Aether Song

Our time is not in the grey falling rain nor in the boundless blue-green sea. Our time is in the river that lies between them, flowing smooth and quiet over the sand or angry and roiling over the unyielding stones. Joining and dividing. Choosing our own way for good or ill.

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Thursday, August 24, 2006

A Mother's Choice Part II

According to some estimates there are tens of trillions of cells in the adult human body (of which I happen to be a possessor). In most (but not all) of these is a nucleus and in that nucleus is DNA. My blueprints. That double helix has determined a lot of things in my life and will continue to determine a goodly number of things right up to my death (which barring accident or environmental influence it will also determine, the seeds of creation and destruction both). Until the 1950's when Watson and Crick puzzled it out the shape of it was the subject of speculation. The secret code was locked away in an ivory tower, inaccessible. After that human beings began working on picking the lock to that tower.
I had meant the first thread to be a discussion of cloning rather than designer genes (which I think deserves it's own thread). So here we go.
If my own mother had had the choice I hope that she would have made them. If she could have chosen for me to have good, straight, cavity resistant teeth I hope that she would have made that choice. If she could have chosen for me to have good knees rather than ones that pop out in a rather agonizing fashion if I bend them the wrong way I hope that she would have made that choice. If she could have chosen for me to be able to see perfectly well without glasses I hope she would have made that choice. If she could have chosen for me to have a full head of hair for the entirety of my life I really really hope that she would have made that choice and lastly if she could have chosen to remove from my genes the predilection for the early onset of circulatory and heart disease which has marked me and the taint of which is there in the nuclei of those tens of trillions of cells I hope that she would have made that choice as well and left me with a better legacy than the one that I now bear.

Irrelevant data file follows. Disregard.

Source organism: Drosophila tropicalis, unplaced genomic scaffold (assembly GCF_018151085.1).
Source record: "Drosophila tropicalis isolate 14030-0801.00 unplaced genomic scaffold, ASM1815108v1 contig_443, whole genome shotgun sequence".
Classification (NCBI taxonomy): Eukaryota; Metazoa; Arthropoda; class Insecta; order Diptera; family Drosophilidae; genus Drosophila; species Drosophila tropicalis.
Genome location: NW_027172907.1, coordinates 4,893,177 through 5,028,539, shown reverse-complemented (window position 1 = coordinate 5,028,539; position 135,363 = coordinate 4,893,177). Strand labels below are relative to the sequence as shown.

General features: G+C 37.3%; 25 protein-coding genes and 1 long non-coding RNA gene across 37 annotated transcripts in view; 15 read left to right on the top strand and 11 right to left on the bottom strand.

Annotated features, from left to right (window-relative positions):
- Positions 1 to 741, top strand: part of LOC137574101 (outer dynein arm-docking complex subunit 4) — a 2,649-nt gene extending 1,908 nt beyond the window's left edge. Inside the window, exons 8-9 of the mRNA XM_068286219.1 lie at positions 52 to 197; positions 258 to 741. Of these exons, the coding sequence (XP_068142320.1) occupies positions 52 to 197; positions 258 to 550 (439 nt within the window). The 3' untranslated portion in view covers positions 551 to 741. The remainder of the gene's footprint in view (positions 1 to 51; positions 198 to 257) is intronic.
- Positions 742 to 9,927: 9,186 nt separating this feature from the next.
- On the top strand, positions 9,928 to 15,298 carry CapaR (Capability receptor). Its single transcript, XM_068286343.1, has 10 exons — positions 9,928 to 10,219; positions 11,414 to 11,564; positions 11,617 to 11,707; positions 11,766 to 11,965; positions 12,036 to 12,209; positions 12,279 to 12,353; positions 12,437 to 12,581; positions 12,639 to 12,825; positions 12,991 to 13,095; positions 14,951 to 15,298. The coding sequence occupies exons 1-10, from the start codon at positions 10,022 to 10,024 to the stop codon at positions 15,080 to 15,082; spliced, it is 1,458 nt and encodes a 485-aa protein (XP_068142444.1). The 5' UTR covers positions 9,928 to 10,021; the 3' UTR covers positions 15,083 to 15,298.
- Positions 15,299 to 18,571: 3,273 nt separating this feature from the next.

I will state unabashedly that I am for unravelling The Code and for re-writing it better. What do I mean by better? Better as in eliminating all of the inheritable diseases. Better as in increasing our resistance to viruses. Better as in increasing our resistance to bacteria and parasites. Better as in increasing our resistance to toxins and radiation. If we could do that why would we not? If we could free every baby born on earth from these burdens why would we not? Imagine a world where no one needed braces or glasses. Imagine a world almost no one got sick. But that isn't the controversial part of course. After all who would stand up and fight for our right for cancer susceptibility? These things are in the Code of some people already. We just need to make sure that everyone gets them.